(f) a first switching element array comprised of switching elements on said substrate, each of which is arranged at a respective intersection between the signal input wire and signal output wire and in which a connection state between the signal input wire and the signal output wire is determined by electrically writing an ON or OFF state;
(g) a first control wire formed on the substrate in a direction parallel to the signal output line;
(h) a second control wire formed on the substrate in a direction parallel to the signal inputs wire;
(i) a second switching element array formed on said substrate and comprised of switching elements at respective intersections of said first control wire and said signal input wires and at respective intersections of said second control wire and said signal output wires, a state of connection between said first control wire and the signal input wire and that between said second control wire and the signal output wires being determined by an ON/OFF control; and
(j) a switching element control circuit formed on said substrate and coupled for controlling the second switching element in real time.
2. A semiconductor integrated circuit device according to claim 1, in which said first control wire is formed of a conductive layer of the same level as that of said signal output wire and said second control wire is formed of a conductive layer of the same level as that of said signal input wire.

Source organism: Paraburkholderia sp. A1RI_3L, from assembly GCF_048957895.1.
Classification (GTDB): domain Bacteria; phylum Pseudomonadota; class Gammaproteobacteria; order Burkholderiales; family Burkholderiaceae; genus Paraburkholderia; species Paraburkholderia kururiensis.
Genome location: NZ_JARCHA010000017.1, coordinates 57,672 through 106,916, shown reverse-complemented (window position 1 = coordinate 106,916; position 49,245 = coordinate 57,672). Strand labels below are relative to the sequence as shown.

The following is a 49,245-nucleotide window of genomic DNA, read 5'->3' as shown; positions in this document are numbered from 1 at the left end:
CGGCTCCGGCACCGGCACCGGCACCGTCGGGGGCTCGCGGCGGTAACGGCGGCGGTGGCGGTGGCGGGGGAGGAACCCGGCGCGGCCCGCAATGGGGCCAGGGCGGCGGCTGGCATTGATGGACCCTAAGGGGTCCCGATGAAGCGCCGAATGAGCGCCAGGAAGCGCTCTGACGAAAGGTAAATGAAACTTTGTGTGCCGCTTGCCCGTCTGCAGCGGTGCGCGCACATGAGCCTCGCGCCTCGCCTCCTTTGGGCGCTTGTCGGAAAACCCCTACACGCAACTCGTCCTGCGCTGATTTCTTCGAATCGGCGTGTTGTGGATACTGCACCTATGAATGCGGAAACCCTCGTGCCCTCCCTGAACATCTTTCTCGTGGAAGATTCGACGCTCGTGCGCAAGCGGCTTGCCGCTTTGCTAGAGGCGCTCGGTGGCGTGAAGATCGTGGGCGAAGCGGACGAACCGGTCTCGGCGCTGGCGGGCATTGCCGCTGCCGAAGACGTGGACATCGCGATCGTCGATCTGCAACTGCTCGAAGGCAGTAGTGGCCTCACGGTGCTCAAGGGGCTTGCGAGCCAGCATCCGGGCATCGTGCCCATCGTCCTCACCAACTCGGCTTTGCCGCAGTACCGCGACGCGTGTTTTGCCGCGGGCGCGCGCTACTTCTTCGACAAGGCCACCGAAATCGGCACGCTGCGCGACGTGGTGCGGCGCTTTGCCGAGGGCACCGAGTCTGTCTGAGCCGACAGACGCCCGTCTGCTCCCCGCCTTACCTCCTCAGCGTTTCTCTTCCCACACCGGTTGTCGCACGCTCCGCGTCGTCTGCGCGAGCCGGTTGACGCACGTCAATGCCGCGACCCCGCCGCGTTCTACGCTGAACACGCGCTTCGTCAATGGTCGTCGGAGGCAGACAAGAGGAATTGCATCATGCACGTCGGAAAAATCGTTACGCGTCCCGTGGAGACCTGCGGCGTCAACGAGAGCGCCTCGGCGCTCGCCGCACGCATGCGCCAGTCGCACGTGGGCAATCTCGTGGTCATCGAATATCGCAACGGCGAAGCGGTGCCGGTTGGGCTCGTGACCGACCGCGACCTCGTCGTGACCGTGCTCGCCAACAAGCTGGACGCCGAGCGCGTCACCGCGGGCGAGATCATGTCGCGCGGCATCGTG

US06832347 1985-02-28 1986-02-24 Logic circuitry having two programmable interconnection arrays Expired - Lifetime US4727268A (en)

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JP3925085A JPH073838B2 (en) 1985-02-28 1985-02-28 The semiconductor integrated circuit
JP60-39250 1985-02-28

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Cited By (24)

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US4772811A (en) * 1986-07-04 1988-09-20 Ricoh Company, Ltd. Programmable logic device
US4825107A (en) * 1987-02-13 1989-04-25 Fujitsu Limited Master slice type integrated circuit
US4870302A (en) * 1984-03-12 1989-09-26 Xilinx, Inc. Configurable electrical circuit having configurable logic elements and configurable interconnects
US4937475A (en) * 1988-09-19 1990-06-26 Massachusetts Institute Of Technology Laser programmable integrated circuit
US4975601A (en) * 1989-09-29 1990-12-04 Sgs-Thomson Microelectronics, Inc. User-writable random access memory logic block for programmable logic devices